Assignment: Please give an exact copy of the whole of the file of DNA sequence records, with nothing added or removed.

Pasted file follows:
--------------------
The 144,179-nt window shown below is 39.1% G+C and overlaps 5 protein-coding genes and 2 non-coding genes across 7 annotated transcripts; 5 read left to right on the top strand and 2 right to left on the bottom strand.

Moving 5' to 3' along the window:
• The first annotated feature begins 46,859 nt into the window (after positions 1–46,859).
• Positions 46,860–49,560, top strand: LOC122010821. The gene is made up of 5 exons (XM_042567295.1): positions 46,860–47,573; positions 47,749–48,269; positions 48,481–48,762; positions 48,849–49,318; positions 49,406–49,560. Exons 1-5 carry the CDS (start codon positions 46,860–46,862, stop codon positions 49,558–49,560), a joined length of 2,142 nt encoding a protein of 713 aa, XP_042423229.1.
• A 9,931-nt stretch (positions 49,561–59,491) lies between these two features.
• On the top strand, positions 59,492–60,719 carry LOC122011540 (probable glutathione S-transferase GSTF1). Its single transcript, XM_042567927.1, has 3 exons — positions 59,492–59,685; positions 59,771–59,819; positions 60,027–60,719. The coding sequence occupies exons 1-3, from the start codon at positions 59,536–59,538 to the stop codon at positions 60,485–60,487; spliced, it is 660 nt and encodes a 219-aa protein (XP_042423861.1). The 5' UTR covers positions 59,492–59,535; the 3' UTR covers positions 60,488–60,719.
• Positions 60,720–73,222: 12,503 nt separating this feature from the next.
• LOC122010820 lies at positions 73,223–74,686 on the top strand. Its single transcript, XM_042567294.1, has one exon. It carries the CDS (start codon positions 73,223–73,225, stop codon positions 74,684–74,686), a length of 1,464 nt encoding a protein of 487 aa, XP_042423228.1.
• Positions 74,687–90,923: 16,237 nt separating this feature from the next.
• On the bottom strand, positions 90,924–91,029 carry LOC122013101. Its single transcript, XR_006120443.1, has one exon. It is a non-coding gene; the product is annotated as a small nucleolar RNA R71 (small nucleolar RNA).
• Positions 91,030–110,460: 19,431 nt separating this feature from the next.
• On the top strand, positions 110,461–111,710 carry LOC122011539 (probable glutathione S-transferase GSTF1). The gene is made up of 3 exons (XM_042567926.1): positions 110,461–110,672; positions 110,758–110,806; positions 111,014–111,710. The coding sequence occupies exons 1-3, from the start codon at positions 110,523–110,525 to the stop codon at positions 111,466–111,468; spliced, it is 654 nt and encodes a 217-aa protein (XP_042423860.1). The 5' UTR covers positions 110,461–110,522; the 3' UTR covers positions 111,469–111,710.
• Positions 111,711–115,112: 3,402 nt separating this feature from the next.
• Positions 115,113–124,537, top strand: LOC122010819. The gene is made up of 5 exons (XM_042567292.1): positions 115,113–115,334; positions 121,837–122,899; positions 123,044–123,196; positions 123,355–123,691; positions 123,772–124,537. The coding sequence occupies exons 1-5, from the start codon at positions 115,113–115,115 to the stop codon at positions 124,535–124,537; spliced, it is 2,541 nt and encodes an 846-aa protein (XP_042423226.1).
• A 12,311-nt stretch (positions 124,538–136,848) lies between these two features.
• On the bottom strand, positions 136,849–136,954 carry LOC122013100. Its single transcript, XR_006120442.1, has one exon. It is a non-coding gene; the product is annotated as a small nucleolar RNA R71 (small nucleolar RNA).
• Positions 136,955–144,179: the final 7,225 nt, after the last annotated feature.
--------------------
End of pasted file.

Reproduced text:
The 144,179-nt window shown below is 39.1% G+C and overlaps 5 protein-coding genes and 2 non-coding genes across 7 annotated transcripts; 5 read left to right on the top strand and 2 right to left on the bottom strand.

Moving 5' to 3' along the window:
• The first annotated feature begins 46,859 nt into the window (after positions 1–46,859).
• Positions 46,860–49,560, top strand: LOC122010821. The gene is made up of 5 exons (XM_042567295.1): positions 46,860–47,573; positions 47,749–48,269; positions 48,481–48,762; positions 48,849–49,318; positions 49,406–49,560. Exons 1-5 carry the CDS (start codon positions 46,860–46,862, stop codon positions 49,558–49,560), a joined length of 2,142 nt encoding a protein of 713 aa, XP_042423229.1.
• A 9,931-nt stretch (positions 49,561–59,491) lies between these two features.
• On the top strand, positions 59,492–60,719 carry LOC122011540 (probable glutathione S-transferase GSTF1). Its single transcript, XM_042567927.1, has 3 exons — positions 59,492–59,685; positions 59,771–59,819; positions 60,027–60,719. The coding sequence occupies exons 1-3, from the start codon at positions 59,536–59,538 to the stop codon at positions 60,485–60,487; spliced, it is 660 nt and encodes a 219-aa protein (XP_042423861.1). The 5' UTR covers positions 59,492–59,535; the 3' UTR covers positions 60,488–60,719.
• Positions 60,720–73,222: 12,503 nt separating this feature from the next.
• LOC122010820 lies at positions 73,223–74,686 on the top strand. Its single transcript, XM_042567294.1, has one exon. It carries the CDS (start codon positions 73,223–73,225, stop codon positions 74,684–74,686), a length of 1,464 nt encoding a protein of 487 aa, XP_042423228.1.
• Positions 74,687–90,923: 16,237 nt separating this feature from the next.
• On the bottom strand, positions 90,924–91,029 carry LOC122013101. Its single transcript, XR_006120443.1, has one exon. It is a non-coding gene; the product is annotated as a small nucleolar RNA R71 (small nucleolar RNA).
• Positions 91,030–110,460: 19,431 nt separating this feature from the next.
• On the top strand, positions 110,461–111,710 carry LOC122011539 (probable glutathione S-transferase GSTF1). The gene is made up of 3 exons (XM_042567926.1): positions 110,461–110,672; positions 110,758–110,806; positions 111,014–111,710. The coding sequence occupies exons 1-3, from the start codon at positions 110,523–110,525 to the stop codon at positions 111,466–111,468; spliced, it is 654 nt and encodes a 217-aa protein (XP_042423860.1). The 5' UTR covers positions 110,461–110,522; the 3' UTR covers positions 111,469–111,710.
• Positions 111,711–115,112: 3,402 nt separating this feature from the next.
• Positions 115,113–124,537, top strand: LOC122010819. The gene is made up of 5 exons (XM_042567292.1): positions 115,113–115,334; positions 121,837–122,899; positions 123,044–123,196; positions 123,355–123,691; positions 123,772–124,537. The coding sequence occupies exons 1-5, from the start codon at positions 115,113–115,115 to the stop codon at positions 124,535–124,537; spliced, it is 2,541 nt and encodes an 846-aa protein (XP_042423226.1).
• A 12,311-nt stretch (positions 124,538–136,848) lies between these two features.
• On the bottom strand, positions 136,849–136,954 carry LOC122013100. Its single transcript, XR_006120442.1, has one exon. It is a non-coding gene; the product is annotated as a small nucleolar RNA R71 (small nucleolar RNA).
• Positions 136,955–144,179: the final 7,225 nt, after the last annotated feature.